- No "Judicial Discovery" Required When Considering Judge Recusal
- October 26, 2009 | Author: Paul N. Farquharson
- Law Firm: Semmes, Bowen & Semmes, A Professional Corporation - Baltimore Office
Abrishamian v. Barbely, No. 1370 (Md. October 5, 2009) (October 2009)
The Court of Special Appeals of Maryland held that the trial court judge need not recuse himself when the judge's brother had rendered legal services to Appellee Barbely years earlier. No judicial discovery is required in deciding whether recusal is required.
In late 2004, Barbely was driving through a shopping center when he struck Abrishamian, a pedestrian. Abrishamian's leg and knee were severely injured, prompting the instant lawsuit. During a pre-trial conference with the trial court judge, both parties learned that the judge's brother had performed legal services for Barbely approximately seventeen years prior. It also seemed that the same brother performed other legal services to a certain "Vicky Barbely," whom Appellee Barbely admitted knowing but never identified the exact relationship. Abrishamian moved for recusal, and the trial court denied the motion.
A judge's refusal to recuse himself is evaluated on an abuse of discretion standard. The appellate court will disturb the trial court's ruling only if no reasonable person would have adopted that position, when the court acts without reference to any guiding rules, or when the ruling does not flow logically from the findings.
Judicial recusal is codified in the Canons of Judicial Conduct at MD. RULE 16-813. "Recusal is required where a judge knows that a family member ‘has a significant financial interest in . . . a party to the proceeding[,]' and where an individual within the judge's third degree of relationship ‘is known by the judge to have a significant financial interest that could be substantially affected by the proceeding.'" Abrishamian, No. 1370, at 5 (citing MD. RULE 16-813 Canon 3D(1)(c), (d)(i, iii)).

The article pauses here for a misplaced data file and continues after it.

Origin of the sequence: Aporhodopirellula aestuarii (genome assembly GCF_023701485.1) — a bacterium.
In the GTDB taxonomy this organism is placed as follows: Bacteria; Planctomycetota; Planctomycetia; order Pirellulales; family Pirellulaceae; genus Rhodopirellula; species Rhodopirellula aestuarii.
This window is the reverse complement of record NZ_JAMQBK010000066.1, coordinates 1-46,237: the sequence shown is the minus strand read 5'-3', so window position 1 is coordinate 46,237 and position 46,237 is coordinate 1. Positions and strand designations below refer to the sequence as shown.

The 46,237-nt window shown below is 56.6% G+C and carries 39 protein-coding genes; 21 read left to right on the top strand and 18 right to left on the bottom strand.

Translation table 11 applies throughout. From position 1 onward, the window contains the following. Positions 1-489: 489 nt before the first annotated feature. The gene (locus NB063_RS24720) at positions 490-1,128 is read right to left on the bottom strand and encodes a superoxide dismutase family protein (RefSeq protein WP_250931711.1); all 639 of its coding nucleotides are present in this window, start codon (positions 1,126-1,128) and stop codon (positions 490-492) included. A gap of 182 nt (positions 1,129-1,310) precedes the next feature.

The record showed that at the time the judge's brother rendered legal services to Barbely, the judge and brother were in private practice together. There was nothing to indicate that the judge continued to have any direct interest in the law firm, so the relevant question is whether the brother maintained any interest that would implicate RULE 16-813 to require recusal. Facts showed that the brother's legal fees were earned and paid over ten years before the instant matter went to trial. Further, there was nothing to show that the brother continued to have an interest in this case or the parties. Thus, the brother maintained no significant financial interest in the parties in this proceeding that required judicial recusal.
Abrishamian further argued that the judge failed to make sufficient inquiry into the potential grounds for recusal. He took the position that the record must show all relevant facts concerning the judge's relationship with his brother and the law practice, and the brother's relationship with the parties to the instant matter. The Court of Special Appeals rejected this argument and explained that the trial court need not perform judicial discovery in exercising its discretion. It is sufficient to show that the court analyzed relevant facts known to it.